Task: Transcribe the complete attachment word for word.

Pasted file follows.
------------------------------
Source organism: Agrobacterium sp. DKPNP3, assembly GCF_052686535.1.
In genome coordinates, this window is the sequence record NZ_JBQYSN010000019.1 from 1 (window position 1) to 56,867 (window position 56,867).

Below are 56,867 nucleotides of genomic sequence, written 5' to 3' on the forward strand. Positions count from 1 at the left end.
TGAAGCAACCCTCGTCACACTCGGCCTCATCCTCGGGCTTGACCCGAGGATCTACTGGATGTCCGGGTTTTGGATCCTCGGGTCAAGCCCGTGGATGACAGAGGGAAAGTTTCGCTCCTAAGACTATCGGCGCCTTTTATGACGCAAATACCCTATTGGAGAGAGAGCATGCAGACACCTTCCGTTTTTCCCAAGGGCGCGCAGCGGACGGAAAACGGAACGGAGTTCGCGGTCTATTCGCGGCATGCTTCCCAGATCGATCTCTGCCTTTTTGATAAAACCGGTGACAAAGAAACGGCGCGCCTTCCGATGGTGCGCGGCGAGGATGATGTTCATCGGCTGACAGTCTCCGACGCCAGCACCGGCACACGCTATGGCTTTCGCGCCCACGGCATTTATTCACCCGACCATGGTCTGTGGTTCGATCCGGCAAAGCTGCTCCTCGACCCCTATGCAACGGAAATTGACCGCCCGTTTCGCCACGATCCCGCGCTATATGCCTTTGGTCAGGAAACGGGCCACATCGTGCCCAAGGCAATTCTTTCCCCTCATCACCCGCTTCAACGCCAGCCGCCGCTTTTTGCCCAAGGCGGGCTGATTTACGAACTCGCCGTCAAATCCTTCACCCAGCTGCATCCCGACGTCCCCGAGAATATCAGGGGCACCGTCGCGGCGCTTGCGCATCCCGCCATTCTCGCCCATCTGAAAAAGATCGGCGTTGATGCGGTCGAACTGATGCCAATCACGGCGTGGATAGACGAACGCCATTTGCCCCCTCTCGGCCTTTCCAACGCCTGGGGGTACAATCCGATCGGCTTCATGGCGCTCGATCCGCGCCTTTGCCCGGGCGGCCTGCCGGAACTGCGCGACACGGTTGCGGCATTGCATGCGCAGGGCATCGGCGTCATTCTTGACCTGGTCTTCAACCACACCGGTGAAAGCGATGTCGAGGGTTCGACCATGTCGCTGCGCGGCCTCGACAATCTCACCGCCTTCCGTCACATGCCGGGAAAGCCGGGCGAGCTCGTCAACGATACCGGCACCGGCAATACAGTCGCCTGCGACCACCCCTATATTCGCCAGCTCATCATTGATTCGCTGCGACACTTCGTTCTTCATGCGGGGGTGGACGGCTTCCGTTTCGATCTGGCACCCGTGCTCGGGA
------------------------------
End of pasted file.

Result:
Source organism: Agrobacterium sp. DKPNP3, assembly GCF_052686535.1.
In genome coordinates, this window is the sequence record NZ_JBQYSN010000019.1 from 1 (window position 1) to 56,867 (window position 56,867).

Below are 56,867 nucleotides of genomic sequence, written 5' to 3' on the forward strand. Positions count from 1 at the left end.
TGAAGCAACCCTCGTCACACTCGGCCTCATCCTCGGGCTTGACCCGAGGATCTACTGGATGTCCGGGTTTTGGATCCTCGGGTCAAGCCCGTGGATGACAGAGGGAAAGTTTCGCTCCTAAGACTATCGGCGCCTTTTATGACGCAAATACCCTATTGGAGAGAGAGCATGCAGACACCTTCCGTTTTTCCCAAGGGCGCGCAGCGGACGGAAAACGGAACGGAGTTCGCGGTCTATTCGCGGCATGCTTCCCAGATCGATCTCTGCCTTTTTGATAAAACCGGTGACAAAGAAACGGCGCGCCTTCCGATGGTGCGCGGCGAGGATGATGTTCATCGGCTGACAGTCTCCGACGCCAGCACCGGCACACGCTATGGCTTTCGCGCCCACGGCATTTATTCACCCGACCATGGTCTGTGGTTCGATCCGGCAAAGCTGCTCCTCGACCCCTATGCAACGGAAATTGACCGCCCGTTTCGCCACGATCCCGCGCTATATGCCTTTGGTCAGGAAACGGGCCACATCGTGCCCAAGGCAATTCTTTCCCCTCATCACCCGCTTCAACGCCAGCCGCCGCTTTTTGCCCAAGGCGGGCTGATTTACGAACTCGCCGTCAAATCCTTCACCCAGCTGCATCCCGACGTCCCCGAGAATATCAGGGGCACCGTCGCGGCGCTTGCGCATCCCGCCATTCTCGCCCATCTGAAAAAGATCGGCGTTGATGCGGTCGAACTGATGCCAATCACGGCGTGGATAGACGAACGCCATTTGCCCCCTCTCGGCCTTTCCAACGCCTGGGGGTACAATCCGATCGGCTTCATGGCGCTCGATCCGCGCCTTTGCCCGGGCGGCCTGCCGGAACTGCGCGACACGGTTGCGGCATTGCATGCGCAGGGCATCGGCGTCATTCTTGACCTGGTCTTCAACCACACCGGTGAAAGCGATGTCGAGGGTTCGACCATGTCGCTGCGCGGCCTCGACAATCTCACCGCCTTCCGTCACATGCCGGGAAAGCCGGGCGAGCTCGTCAACGATACCGGCACCGGCAATACAGTCGCCTGCGACCACCCCTATATTCGCCAGCTCATCATTGATTCGCTGCGACACTTCGTTCTTCATGCGGGGGTGGACGGCTTCCGTTTCGATCTGGCACCCGTGCTCGGGA